This alters the brain of the child, so that the regions involved in fear, anxiety, and impulsive responses produce too many connections between the brain cells.8 This can change the stress system so that it responds at lower thresholds to events that might not be stressful to others. And if it is activated, it can take a lot longer for the traumatized child to calm down than a child without any psychological injuries. Therefore, the stress response system activates more frequently and for longer periods than is necessary, like revving a car engine for hours every day.
Now we see why getting older and moving away does not heal the child. Because their brain is over-wired for fear, anxiety, and other negative emotions. And leaving home does not rewrite damaged DNA. Psychological injuries produce a huge web of destructive effects. People freak out over small things, and cannot calm down. The mistakes in their DNA get passed on as their cells divide, a ticking time bomb of disease. The person carries shame, guilt, anger and more from the abuse. They believe they cannot reach out for help, because of the neglect.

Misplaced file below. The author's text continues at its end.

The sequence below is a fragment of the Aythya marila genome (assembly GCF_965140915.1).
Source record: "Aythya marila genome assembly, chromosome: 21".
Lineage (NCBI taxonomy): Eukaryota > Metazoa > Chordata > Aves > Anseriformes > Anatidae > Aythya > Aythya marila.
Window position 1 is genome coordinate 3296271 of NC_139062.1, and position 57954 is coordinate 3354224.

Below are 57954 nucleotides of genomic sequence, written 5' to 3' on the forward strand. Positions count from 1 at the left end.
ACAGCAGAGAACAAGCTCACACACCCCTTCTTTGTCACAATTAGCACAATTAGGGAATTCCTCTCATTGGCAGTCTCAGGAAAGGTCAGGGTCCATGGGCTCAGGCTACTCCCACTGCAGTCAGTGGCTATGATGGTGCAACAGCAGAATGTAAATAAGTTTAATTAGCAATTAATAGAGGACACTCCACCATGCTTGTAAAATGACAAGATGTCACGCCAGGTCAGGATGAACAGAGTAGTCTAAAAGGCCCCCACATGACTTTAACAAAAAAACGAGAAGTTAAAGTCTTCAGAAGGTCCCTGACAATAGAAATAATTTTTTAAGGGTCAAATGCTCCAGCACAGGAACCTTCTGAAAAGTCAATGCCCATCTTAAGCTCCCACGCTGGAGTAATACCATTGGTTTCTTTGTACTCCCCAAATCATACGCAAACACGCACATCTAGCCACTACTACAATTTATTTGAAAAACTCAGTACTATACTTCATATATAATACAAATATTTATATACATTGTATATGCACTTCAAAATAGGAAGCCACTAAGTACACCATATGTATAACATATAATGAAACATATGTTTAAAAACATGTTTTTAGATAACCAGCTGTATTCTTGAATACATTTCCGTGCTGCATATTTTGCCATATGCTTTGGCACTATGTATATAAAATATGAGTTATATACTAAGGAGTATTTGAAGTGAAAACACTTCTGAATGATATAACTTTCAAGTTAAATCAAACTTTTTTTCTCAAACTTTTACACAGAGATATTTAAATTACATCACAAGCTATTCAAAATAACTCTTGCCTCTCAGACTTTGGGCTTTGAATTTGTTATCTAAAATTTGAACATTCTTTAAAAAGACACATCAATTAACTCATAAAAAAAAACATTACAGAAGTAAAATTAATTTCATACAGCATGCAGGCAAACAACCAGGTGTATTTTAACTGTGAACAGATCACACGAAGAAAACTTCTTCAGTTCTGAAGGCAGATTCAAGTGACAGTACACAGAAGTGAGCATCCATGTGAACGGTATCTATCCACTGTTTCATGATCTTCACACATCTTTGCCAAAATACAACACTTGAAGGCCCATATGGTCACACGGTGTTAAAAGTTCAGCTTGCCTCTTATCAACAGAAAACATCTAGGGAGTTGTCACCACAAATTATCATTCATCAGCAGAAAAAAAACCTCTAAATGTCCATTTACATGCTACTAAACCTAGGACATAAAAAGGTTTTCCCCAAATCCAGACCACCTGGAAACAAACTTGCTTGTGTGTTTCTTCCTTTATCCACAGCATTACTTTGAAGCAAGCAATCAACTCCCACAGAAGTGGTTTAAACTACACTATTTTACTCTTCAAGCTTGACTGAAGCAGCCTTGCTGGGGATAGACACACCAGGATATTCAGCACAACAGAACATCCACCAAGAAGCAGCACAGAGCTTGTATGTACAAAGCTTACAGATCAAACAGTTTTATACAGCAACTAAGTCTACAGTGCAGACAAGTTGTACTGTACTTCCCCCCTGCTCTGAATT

The Wrong Bandaids Make Invisible Wounds Worse
When people carry a lot of emotional pain from their invisible wounds, they try to numb it out. And this is the second way that psychological injuries are a massive factor in 7 of the 10 leading causes of early death.9 Because junk food can be an anaesthetic to emotional pain. Smoking calms jittery nerves. Alcohol and drugs distract and dull painful memories. Anywhere you look, people with psychological injuries are abusing substances to try and soothe themselves. People with 4 or more traumas as a kid are 40% more likely to be overweight or obese than those with no traumas.10 They are 3 times more likely to smoke,11 and nearly 6 times more likely to have problems with alcohol,12 or use illicit drugs.13 The impact is so big that childhood traumas are estimated to account for one half to two third of serious problems with drug use.